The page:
When the Subaru Solterra made its design debut, back at the 2021 LA Auto Show, we speculated that the Japanese company had got the design pitch perfect. In the flesh, the new Solterra certainly impresses. As noted before, the car shares a substantial amount of engineering and aesthetics with the Toyota bZ4X EV (a similar sort of arrangement that saw Toyota’s GT86 face off against the near identical Subaru BRZ).
The result of putting up two fundamentally similar cars against each other is that branding has to play an even more important role than usual. We’ve noted before that Subaru has some essential qualities that it needs to bring with it into the electric age. It’s therefore a bold strategy to make a debut in the sector with a model that’s shared with Toyota. Globally, Subaru sells just shy of 400,000 cars a year; Toyota sells around nine million. The bigger company has also been in the battery game since the beginning, dominating hybrid sales with its Prius model for years before the technology was taken up by others.
Subaru Solterra EV
So has Subaru hitched itself to the right partner? The Solterra/bZ4X is a well-proportioned mid-sized vehicle, large by European standards, somewhere in the middle by US ones. A mix of SUV and crossover design cues includes a high ride, chunky plastic wheel arches, a rakish rear screen and some nicely detailed light clusters. Aside from mild differences on the latter, as well as a more pronounced grille on the Subaru, the two companies are essentially marketing the same car.
If Subaru’s rugged, gorpcore image appeals more than Toyota’s slightly staid corporate squareness, it’ll cost you, for the Solterra is by far the dearer of the pair (and the Toyota is hardly the cheapest electric car to start with). This uptick is offset by a better equipment spec, even if the only available options tend to be more and more sensors to keep track of how you’re parking, driving, and even paying attention. For example, the Solterra will track your eye movements and chirp if it thinks you’ve been looking dreamily out of the window instead of focusing on the road ahead.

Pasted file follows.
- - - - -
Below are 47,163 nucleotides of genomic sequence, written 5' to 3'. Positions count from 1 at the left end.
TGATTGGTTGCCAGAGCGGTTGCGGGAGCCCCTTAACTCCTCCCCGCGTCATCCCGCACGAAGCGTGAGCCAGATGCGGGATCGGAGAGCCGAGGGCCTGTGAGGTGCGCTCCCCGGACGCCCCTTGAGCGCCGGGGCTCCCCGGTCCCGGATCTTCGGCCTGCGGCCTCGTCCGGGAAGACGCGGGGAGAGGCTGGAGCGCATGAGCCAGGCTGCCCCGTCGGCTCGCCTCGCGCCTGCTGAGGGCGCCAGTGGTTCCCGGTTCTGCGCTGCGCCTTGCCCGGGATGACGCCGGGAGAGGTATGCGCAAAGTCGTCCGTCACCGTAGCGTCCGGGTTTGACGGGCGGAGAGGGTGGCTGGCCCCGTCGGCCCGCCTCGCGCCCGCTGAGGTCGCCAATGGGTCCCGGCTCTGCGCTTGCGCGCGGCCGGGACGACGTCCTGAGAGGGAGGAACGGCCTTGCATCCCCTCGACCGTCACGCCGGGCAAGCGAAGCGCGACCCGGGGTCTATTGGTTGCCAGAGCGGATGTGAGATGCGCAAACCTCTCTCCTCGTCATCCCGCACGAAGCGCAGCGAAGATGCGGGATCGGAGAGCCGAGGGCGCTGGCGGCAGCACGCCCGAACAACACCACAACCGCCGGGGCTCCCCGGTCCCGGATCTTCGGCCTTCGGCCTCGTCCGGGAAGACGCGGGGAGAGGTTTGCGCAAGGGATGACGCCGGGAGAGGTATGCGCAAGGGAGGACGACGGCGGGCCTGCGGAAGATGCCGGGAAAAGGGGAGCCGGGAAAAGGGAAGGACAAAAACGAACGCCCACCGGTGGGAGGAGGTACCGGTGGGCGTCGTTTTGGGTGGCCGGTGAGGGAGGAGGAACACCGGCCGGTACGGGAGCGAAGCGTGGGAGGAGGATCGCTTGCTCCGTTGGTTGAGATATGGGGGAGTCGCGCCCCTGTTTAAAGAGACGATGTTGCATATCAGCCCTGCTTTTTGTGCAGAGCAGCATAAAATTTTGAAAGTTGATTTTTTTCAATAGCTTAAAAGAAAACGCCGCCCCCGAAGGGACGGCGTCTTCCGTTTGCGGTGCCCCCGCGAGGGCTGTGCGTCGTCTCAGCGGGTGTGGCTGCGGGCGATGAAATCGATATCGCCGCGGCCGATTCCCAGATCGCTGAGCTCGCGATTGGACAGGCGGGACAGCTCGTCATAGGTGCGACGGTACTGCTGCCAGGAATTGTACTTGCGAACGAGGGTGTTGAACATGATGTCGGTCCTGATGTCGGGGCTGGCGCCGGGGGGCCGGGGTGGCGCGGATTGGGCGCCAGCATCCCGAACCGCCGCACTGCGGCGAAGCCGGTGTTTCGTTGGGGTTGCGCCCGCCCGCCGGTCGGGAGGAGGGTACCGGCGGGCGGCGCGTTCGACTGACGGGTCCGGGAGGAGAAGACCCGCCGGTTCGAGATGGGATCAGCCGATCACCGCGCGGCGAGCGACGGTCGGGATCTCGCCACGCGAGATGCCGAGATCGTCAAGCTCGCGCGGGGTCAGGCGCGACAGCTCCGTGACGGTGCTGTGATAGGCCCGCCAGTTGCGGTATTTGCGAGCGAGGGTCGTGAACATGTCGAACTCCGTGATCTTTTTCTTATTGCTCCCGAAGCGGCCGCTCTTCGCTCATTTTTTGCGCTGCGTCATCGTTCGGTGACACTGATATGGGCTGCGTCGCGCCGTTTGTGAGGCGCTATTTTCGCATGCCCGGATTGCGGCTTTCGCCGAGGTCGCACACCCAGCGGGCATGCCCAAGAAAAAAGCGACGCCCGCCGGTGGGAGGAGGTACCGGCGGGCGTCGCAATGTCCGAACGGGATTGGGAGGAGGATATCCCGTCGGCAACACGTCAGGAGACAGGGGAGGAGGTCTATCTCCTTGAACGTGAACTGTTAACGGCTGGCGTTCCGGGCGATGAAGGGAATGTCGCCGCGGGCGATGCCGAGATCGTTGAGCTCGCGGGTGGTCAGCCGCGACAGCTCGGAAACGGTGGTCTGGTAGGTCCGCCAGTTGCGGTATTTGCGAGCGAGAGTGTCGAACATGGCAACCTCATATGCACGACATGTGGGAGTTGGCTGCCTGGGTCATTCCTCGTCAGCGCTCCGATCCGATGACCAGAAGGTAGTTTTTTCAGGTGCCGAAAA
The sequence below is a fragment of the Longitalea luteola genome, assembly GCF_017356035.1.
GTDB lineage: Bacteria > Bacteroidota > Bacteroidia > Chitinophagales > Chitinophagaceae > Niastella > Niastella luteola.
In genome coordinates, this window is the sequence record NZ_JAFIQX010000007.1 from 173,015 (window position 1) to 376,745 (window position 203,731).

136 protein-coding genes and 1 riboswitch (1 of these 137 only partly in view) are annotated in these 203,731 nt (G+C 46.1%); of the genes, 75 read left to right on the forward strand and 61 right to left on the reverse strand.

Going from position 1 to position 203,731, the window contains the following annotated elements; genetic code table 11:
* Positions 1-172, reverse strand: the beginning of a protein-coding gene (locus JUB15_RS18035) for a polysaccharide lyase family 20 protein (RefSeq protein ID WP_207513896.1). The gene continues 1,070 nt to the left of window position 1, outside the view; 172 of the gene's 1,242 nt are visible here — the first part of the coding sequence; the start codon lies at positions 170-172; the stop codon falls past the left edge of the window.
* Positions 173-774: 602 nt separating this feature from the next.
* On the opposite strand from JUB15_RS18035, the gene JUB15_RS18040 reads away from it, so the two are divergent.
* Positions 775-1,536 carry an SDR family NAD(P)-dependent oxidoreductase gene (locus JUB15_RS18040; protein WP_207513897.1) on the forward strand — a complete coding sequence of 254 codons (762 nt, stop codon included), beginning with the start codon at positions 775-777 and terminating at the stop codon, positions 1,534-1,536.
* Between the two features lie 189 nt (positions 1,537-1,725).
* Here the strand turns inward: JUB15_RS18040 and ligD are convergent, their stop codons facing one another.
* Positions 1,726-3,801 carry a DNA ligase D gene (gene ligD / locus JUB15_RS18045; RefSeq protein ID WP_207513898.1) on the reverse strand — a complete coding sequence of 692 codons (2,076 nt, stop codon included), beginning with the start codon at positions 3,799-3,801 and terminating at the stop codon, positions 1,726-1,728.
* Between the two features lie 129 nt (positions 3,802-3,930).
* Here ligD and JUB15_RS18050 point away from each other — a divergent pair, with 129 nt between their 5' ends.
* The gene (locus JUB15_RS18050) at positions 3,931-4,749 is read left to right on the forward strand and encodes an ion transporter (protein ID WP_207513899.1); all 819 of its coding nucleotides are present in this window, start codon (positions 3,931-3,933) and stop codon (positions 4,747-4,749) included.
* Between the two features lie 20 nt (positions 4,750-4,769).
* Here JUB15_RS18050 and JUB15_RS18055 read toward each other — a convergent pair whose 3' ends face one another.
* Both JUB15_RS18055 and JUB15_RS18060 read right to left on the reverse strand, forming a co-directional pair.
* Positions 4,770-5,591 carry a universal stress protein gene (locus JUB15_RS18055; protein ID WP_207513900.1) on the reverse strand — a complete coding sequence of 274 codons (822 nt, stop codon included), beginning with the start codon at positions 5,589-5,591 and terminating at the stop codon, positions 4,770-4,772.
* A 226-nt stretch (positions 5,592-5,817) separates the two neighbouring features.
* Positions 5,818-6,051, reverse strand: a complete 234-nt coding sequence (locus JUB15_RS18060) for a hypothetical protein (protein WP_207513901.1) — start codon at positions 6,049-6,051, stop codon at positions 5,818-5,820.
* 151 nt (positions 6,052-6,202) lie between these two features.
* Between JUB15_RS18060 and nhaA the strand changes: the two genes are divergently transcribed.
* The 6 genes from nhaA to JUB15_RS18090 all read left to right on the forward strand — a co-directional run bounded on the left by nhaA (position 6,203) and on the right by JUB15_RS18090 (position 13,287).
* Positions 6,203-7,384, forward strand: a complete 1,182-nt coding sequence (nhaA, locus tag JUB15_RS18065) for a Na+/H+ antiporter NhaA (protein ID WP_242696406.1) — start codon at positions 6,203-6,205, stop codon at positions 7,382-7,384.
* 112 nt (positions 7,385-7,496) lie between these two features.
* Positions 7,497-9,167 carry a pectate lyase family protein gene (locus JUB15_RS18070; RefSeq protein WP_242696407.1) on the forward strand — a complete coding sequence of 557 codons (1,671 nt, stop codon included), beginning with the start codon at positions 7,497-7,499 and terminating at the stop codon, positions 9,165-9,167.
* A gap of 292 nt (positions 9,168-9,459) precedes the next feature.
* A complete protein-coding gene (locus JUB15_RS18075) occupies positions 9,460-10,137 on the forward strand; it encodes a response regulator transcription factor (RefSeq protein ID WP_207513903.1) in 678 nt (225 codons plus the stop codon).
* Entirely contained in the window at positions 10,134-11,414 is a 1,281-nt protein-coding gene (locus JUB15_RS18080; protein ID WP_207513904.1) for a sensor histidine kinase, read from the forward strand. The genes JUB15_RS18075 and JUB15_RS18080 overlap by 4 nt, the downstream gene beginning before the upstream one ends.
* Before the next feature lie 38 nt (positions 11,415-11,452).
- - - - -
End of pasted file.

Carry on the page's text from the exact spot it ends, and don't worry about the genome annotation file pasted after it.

Elsewhere, fit and finish is solid and durable, and feels more premium than Subaru’s other models. The internal layout, which it also shares with the Toyota, includes a small driver’s screen designed to be seen over the top of the low-set steering wheel, and a larger central screen for controlling mapping, infotainment, etc. Despite the clean graphics there’s a slight dearth of intuition to the HMI, although thankfully there are physical buttons for climate control. Voice control is also available, although like most automotive systems it falls short of what you get from the cheapest big tech digital assistant.
If all these foibles seem petty, that’s because our high hopes for the Solterra weren’t quite met. Little details don’t gel – the charging integration into the mapping isn’t very intuitive, and when plugged in with the ignition off, you have no visual indication of how long there is to wait until full, nor does the gauge that eventually comes up when you open a door show the amount of range the current charge state will give you.
Range itself is problematic. Fully charged, this EV is rated at an optimistic 289 miles. Despite having a heat pump on board, the aircon systems take a substantial toll on battery life, as does delving even lightly into the performance. To be fair, this is true of every EV. But as we might have mentioned once or twice, driving a large electric SUV is akin to walking on eggshells; every excessive or sudden move is quickly penalised.
The Solterra’s cross-country and off-road performance can’t be faulted, nor can its space and style but ultimately it’s too big and heavy to be truly free of the persistent ache of range anxiety. Even the experience of an excellent EV can be coloured by a couple of bad charges. As a first step, it’s a good one, but Subaru can definitely do better.
Subaru Solterra, from £49,995, Subaru.co.uk (opens in new tab)
Jonathan Bell has written for Wallpaper* magazine since 1999, covering everything from architecture and transport design to books, tech and graphic design. He is now the magazine’s Transport and Technology Editor. Jonathan has written and edited 15 books, including Concept Car Design, 21st Century House, and The New Modern House. He is also the host of Wallpaper’s first podcast.
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